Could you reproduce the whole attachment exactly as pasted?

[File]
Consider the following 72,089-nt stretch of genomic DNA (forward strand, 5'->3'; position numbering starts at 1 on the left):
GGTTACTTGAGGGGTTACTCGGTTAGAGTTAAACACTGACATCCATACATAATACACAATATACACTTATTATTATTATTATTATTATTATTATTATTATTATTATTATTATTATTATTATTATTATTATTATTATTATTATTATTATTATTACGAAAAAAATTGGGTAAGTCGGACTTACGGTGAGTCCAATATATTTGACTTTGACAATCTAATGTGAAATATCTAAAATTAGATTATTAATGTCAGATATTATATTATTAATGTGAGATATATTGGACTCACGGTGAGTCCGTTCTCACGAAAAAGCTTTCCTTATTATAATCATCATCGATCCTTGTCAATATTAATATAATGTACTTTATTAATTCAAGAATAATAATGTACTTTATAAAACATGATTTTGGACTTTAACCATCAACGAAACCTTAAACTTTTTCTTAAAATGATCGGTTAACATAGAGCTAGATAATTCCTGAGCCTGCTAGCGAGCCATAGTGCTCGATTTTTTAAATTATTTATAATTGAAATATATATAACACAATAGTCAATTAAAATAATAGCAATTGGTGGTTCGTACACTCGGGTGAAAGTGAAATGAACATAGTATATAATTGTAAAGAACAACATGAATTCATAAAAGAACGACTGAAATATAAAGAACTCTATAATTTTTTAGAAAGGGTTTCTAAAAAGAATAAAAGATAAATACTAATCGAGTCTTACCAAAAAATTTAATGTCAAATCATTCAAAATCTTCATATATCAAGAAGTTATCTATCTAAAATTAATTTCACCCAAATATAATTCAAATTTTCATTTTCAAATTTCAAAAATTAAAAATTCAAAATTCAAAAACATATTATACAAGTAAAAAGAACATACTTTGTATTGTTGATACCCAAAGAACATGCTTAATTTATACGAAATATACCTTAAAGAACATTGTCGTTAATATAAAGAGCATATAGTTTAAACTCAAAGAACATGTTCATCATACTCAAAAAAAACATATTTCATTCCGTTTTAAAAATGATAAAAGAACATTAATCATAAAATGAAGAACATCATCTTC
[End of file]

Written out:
Consider the following 72,089-nt stretch of genomic DNA (forward strand, 5'->3'; position numbering starts at 1 on the left):
GGTTACTTGAGGGGTTACTCGGTTAGAGTTAAACACTGACATCCATACATAATACACAATATACACTTATTATTATTATTATTATTATTATTATTATTATTATTATTATTATTATTATTATTATTATTATTATTATTATTATTATTATTATTACGAAAAAAATTGGGTAAGTCGGACTTACGGTGAGTCCAATATATTTGACTTTGACAATCTAATGTGAAATATCTAAAATTAGATTATTAATGTCAGATATTATATTATTAATGTGAGATATATTGGACTCACGGTGAGTCCGTTCTCACGAAAAAGCTTTCCTTATTATAATCATCATCGATCCTTGTCAATATTAATATAATGTACTTTATTAATTCAAGAATAATAATGTACTTTATAAAACATGATTTTGGACTTTAACCATCAACGAAACCTTAAACTTTTTCTTAAAATGATCGGTTAACATAGAGCTAGATAATTCCTGAGCCTGCTAGCGAGCCATAGTGCTCGATTTTTTAAATTATTTATAATTGAAATATATATAACACAATAGTCAATTAAAATAATAGCAATTGGTGGTTCGTACACTCGGGTGAAAGTGAAATGAACATAGTATATAATTGTAAAGAACAACATGAATTCATAAAAGAACGACTGAAATATAAAGAACTCTATAATTTTTTAGAAAGGGTTTCTAAAAAGAATAAAAGATAAATACTAATCGAGTCTTACCAAAAAATTTAATGTCAAATCATTCAAAATCTTCATATATCAAGAAGTTATCTATCTAAAATTAATTTCACCCAAATATAATTCAAATTTTCATTTTCAAATTTCAAAAATTAAAAATTCAAAATTCAAAAACATATTATACAAGTAAAAAGAACATACTTTGTATTGTTGATACCCAAAGAACATGCTTAATTTATACGAAATATACCTTAAAGAACATTGTCGTTAATATAAAGAGCATATAGTTTAAACTCAAAGAACATGTTCATCATACTCAAAAAAAACATATTTCATTCCGTTTTAAAAATGATAAAAGAACATTAATCATAAAATGAAGAACATCATCTTC